August 2, 2014 § 7 Comments

Anglo-Saxon, meaning “keeper of prosperity” or “rich / blessed guard”.

Duarte, Eadweard, Ed, Edd, Eddi, Eddie, Edouard, Eduard, Eduardo, Edvard, Eddward, Eddy, Eideard, Eward, Ned, Nedd, Neddie, Neddy, Ted, Tedd, Teddie, Teddy, etc.

Edward Dale, a young stockbroker who is sweet on Amelia Sedley in Vanity Fair, by William Makepeace Thackeray (published in 1847-48, but set in the 1810s-20s).
Edward Ferrars, Fanny Dashwood’s brother, a shy, unambitious man who, though he may lack the passion Marianne looks for in a man, possesses the warm heart, affectionate temper, and good sense that Elinor finds attractive, in Jane Austen’s Sense and Sensibility (set between 1792-1797, published in 1811).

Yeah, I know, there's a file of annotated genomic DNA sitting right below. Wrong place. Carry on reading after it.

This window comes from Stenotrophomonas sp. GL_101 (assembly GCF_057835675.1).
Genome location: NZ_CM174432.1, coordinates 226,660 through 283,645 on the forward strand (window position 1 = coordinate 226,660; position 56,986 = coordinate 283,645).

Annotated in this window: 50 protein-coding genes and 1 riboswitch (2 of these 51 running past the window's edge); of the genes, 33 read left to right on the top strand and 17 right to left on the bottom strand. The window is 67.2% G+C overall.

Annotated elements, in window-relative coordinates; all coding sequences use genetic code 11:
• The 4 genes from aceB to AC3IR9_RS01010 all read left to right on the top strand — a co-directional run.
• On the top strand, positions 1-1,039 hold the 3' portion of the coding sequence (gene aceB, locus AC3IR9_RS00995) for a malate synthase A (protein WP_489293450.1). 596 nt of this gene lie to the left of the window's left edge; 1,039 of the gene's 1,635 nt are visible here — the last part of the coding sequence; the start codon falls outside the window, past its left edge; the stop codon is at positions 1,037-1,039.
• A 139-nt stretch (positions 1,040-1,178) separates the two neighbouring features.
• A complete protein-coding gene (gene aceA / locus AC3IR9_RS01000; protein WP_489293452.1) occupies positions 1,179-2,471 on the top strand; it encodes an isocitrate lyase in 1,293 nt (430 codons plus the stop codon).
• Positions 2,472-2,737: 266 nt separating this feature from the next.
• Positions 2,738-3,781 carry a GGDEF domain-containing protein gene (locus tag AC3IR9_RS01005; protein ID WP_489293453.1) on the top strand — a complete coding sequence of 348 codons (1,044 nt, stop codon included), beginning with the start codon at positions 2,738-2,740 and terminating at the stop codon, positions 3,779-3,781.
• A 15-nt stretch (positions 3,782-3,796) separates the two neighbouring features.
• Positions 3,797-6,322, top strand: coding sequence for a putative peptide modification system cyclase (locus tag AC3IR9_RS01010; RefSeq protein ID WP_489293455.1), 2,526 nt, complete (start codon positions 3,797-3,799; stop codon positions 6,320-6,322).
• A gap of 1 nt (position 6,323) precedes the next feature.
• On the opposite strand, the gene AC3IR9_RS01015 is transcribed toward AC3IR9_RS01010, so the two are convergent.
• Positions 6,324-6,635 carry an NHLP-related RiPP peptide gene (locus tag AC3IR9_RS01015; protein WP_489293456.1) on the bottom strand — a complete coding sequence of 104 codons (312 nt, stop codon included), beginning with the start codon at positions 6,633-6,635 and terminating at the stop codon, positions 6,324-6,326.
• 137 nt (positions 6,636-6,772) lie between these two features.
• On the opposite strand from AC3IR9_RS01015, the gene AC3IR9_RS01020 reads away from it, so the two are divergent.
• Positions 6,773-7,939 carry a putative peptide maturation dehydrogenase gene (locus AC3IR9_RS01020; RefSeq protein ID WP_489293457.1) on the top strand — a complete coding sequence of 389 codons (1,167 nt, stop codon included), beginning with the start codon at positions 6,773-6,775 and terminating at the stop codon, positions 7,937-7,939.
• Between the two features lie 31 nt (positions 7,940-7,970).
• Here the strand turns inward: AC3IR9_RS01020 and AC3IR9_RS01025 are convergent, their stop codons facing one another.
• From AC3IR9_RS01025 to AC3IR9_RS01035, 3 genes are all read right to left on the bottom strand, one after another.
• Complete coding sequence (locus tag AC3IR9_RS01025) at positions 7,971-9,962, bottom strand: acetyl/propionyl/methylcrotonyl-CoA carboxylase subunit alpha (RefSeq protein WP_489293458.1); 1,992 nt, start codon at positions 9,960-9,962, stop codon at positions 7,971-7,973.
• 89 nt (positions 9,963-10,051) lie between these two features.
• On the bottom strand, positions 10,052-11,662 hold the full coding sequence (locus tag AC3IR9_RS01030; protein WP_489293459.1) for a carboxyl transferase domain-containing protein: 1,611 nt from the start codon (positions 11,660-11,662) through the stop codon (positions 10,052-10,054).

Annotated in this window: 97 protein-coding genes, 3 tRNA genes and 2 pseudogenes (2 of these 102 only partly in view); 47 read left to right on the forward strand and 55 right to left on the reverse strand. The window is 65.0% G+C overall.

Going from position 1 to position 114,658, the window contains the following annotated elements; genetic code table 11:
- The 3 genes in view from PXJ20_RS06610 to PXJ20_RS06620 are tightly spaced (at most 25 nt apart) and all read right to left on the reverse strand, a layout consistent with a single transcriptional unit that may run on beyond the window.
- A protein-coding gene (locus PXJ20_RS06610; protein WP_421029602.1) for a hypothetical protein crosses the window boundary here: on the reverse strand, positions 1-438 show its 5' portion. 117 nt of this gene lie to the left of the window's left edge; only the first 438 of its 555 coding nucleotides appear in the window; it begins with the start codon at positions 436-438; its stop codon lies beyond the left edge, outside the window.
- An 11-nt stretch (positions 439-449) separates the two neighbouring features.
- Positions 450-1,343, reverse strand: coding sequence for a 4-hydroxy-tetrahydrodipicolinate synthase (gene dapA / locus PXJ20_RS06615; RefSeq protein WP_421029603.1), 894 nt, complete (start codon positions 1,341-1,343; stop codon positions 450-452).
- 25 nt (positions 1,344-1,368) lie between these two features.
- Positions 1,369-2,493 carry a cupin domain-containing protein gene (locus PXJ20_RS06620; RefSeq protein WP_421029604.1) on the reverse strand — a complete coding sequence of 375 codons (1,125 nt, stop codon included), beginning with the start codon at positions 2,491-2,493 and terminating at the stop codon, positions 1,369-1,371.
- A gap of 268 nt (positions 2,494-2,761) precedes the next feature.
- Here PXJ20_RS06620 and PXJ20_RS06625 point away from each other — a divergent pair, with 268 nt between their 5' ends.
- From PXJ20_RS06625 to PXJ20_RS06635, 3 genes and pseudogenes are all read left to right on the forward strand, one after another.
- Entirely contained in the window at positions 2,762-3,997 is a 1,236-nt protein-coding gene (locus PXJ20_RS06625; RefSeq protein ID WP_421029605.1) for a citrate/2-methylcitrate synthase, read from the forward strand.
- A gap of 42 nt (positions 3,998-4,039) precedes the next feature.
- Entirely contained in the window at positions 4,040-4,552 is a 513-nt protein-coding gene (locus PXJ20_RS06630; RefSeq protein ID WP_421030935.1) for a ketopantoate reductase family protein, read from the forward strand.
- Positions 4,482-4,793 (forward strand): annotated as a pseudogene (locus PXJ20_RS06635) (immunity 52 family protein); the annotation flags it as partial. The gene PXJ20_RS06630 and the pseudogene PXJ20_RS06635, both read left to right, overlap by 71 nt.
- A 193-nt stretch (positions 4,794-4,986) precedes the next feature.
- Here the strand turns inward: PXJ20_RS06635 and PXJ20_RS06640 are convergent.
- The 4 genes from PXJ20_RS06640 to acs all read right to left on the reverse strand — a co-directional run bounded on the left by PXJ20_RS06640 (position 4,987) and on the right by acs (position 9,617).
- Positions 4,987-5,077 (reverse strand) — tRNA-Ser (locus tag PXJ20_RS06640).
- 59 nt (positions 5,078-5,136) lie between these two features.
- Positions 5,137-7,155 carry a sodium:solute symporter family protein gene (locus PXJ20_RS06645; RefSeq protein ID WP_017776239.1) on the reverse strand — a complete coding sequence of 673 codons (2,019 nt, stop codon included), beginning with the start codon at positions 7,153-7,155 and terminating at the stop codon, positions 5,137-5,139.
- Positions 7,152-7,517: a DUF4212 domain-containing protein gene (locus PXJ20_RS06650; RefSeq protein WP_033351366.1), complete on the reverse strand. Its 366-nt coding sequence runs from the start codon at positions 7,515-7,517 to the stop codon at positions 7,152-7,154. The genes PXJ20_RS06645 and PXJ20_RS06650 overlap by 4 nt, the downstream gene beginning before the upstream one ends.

Edward Fairfax Rochester, the moody and passionate master of Thornfield, in Jane Eyre, 1847, by Charlotte Bronte.

– Edward Anhalt (1914-2000), American film-maker, producer, and screenwriter.
– Edward Bradley (1827-1889), English clergyman and novelist.
– Edward FitzGerald (1809-1883), English poet and writer.
– Edward Gibbon (1737-1794), English historian.
– Edward S. Hudson (b. 1947), pen name of American fantasy, science fiction, and Western author Robert E. Vardeman, who has also published under the pen names “Cliff Garnett”, “Daniel Moran”, “F.J. Hale”, “Jackson Lowry”, “Karl Lassiter”, “Paul Kenyon”, and “Victor Appleton”.
– Edward Zane Carroll (E.Z.C.) Judson, Sr. (1821-1886), American journalist, publicist, publisher, and writer who also wrote under the pen name Ned Buntline.
– Edward Lear (1812-1888), English artist, author, and poet.
– Edward (Ned) Ward (1667-1731), English publican and satirist.


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